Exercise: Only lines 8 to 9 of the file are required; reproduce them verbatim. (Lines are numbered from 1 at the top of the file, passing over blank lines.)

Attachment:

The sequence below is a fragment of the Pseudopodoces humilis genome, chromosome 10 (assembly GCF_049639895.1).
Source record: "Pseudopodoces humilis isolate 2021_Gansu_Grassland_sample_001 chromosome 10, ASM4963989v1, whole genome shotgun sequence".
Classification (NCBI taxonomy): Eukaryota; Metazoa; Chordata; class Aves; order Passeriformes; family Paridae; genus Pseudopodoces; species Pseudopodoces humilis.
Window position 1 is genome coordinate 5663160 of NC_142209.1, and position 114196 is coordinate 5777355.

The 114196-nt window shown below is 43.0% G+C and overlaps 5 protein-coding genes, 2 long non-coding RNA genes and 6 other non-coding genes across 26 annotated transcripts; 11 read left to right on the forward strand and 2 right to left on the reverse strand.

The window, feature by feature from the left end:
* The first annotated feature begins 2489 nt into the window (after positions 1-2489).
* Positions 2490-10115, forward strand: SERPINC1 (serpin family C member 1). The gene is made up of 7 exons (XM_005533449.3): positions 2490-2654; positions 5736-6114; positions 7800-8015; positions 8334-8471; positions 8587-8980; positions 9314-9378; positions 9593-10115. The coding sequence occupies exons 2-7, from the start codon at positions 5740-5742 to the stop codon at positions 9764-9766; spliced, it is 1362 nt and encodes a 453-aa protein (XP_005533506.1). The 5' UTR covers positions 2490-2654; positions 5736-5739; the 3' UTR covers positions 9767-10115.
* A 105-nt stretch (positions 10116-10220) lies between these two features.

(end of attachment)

* Positions 2490-10115, forward strand: SERPINC1 (serpin family C member 1). The gene is made up of 7 exons (XM_005533449.3): positions 2490-2654; positions 5736-6114; positions 7800-8015; positions 8334-8471; positions 8587-8980; positions 9314-9378; positions 9593-10115. The coding sequence occupies exons 2-7, from the start codon at positions 5740-5742 to the stop codon at positions 9764-9766; spliced, it is 1362 nt and encodes a 453-aa protein (XP_005533506.1). The 5' UTR covers positions 2490-2654; positions 5736-5739; the 3' UTR covers positions 9767-10115.
* A 105-nt stretch (positions 10116-10220) lies between these two features.